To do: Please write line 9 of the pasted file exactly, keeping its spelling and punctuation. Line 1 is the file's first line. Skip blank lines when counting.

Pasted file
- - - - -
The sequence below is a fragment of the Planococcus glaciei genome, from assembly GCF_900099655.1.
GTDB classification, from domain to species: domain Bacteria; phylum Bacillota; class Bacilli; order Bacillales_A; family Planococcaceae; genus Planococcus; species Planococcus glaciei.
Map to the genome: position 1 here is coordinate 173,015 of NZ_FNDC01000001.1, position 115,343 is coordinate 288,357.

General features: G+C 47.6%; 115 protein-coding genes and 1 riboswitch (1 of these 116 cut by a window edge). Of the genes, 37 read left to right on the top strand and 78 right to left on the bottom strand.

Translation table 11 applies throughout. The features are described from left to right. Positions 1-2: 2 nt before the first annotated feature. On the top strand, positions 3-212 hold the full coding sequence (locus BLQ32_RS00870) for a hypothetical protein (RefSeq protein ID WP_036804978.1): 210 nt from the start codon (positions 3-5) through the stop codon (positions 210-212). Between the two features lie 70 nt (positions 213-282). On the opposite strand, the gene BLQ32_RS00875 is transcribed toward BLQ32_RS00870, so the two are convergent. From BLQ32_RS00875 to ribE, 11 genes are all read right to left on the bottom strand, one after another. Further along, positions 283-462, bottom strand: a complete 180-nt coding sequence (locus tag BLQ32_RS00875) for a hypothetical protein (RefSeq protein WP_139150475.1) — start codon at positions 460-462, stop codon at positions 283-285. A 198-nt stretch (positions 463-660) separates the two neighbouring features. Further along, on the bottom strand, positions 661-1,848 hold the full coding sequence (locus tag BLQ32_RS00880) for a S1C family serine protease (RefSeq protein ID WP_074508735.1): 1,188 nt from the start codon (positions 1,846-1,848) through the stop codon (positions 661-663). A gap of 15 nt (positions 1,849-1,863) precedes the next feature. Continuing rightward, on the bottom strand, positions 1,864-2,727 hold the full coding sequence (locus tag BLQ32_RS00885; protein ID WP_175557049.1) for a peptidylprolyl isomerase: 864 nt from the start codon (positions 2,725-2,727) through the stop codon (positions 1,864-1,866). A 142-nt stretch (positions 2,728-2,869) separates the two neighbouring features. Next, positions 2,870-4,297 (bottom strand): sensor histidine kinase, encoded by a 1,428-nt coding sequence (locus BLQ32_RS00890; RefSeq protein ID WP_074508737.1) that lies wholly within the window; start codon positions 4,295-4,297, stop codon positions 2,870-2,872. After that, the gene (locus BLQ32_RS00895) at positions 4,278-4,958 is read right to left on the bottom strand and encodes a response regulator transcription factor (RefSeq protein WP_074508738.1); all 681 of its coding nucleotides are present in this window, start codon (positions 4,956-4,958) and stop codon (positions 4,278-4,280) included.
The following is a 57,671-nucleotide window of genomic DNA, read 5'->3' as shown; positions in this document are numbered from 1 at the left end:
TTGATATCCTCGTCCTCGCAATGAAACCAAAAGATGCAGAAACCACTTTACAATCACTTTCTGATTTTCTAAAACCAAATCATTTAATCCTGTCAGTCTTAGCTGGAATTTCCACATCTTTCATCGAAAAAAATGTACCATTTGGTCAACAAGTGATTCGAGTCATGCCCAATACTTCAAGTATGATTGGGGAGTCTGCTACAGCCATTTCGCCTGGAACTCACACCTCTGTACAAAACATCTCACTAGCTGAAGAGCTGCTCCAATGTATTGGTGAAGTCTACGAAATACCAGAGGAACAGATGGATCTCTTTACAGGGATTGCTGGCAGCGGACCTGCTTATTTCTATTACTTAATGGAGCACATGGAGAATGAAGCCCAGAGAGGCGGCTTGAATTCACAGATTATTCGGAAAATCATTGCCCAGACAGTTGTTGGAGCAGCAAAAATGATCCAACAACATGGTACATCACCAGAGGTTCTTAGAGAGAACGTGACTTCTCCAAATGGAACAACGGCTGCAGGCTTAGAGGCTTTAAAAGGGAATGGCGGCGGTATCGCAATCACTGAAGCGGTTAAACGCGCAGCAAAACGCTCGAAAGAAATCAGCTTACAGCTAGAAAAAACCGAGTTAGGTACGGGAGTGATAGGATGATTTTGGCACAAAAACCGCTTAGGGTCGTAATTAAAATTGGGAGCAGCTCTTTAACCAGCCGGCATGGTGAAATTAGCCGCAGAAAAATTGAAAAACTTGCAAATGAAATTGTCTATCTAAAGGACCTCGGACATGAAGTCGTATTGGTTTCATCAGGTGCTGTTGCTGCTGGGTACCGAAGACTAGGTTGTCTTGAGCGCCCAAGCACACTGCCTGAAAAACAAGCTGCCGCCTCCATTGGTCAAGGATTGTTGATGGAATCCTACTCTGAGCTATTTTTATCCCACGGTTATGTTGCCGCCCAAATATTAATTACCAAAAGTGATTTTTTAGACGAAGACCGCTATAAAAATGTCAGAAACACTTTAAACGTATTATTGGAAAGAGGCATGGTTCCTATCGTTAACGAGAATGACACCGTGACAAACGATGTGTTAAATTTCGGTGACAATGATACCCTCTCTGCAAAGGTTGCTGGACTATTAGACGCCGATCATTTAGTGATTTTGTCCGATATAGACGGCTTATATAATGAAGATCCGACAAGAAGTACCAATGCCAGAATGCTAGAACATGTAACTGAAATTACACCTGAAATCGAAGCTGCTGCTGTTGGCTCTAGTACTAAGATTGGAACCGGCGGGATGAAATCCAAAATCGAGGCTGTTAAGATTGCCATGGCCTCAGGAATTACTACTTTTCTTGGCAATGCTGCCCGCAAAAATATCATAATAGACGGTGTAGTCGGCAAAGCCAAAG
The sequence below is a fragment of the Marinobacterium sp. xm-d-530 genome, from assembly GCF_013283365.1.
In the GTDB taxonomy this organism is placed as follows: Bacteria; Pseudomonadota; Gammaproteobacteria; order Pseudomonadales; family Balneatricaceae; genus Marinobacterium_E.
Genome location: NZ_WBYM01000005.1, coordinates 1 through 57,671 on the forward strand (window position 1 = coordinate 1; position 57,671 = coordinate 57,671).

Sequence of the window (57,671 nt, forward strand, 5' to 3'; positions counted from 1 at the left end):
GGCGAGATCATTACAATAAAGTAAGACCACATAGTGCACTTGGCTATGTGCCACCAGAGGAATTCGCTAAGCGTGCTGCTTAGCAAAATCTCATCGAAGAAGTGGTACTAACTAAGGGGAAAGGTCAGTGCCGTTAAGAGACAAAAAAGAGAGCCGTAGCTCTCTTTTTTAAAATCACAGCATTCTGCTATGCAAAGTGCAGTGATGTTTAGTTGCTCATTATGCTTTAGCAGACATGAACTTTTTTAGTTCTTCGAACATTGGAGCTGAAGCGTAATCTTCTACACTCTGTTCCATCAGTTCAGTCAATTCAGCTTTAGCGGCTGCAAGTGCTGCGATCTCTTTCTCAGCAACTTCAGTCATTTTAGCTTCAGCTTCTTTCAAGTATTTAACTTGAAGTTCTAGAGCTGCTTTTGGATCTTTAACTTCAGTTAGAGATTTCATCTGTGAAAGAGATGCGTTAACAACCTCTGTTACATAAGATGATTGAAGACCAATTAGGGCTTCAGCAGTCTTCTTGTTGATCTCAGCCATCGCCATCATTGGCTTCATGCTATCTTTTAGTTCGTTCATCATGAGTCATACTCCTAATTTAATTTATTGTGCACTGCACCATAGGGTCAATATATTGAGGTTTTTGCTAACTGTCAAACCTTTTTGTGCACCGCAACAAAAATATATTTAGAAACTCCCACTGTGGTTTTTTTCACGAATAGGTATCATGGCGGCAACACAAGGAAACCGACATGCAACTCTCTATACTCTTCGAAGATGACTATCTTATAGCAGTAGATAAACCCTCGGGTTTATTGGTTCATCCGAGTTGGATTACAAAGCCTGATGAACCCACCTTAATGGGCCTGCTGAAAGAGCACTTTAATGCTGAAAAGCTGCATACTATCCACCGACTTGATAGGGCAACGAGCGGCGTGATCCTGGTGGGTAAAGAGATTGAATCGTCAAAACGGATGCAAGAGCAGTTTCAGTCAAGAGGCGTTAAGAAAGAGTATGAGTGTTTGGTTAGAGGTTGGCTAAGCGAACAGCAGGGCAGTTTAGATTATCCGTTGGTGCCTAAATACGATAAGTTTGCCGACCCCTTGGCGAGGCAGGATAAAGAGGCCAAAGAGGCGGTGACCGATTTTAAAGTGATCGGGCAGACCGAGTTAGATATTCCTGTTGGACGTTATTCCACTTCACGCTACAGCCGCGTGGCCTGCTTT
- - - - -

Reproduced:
In the GTDB taxonomy this organism is placed as follows: Bacteria; Pseudomonadota; Gammaproteobacteria; order Pseudomonadales; family Balneatricaceae; genus Marinobacterium_E.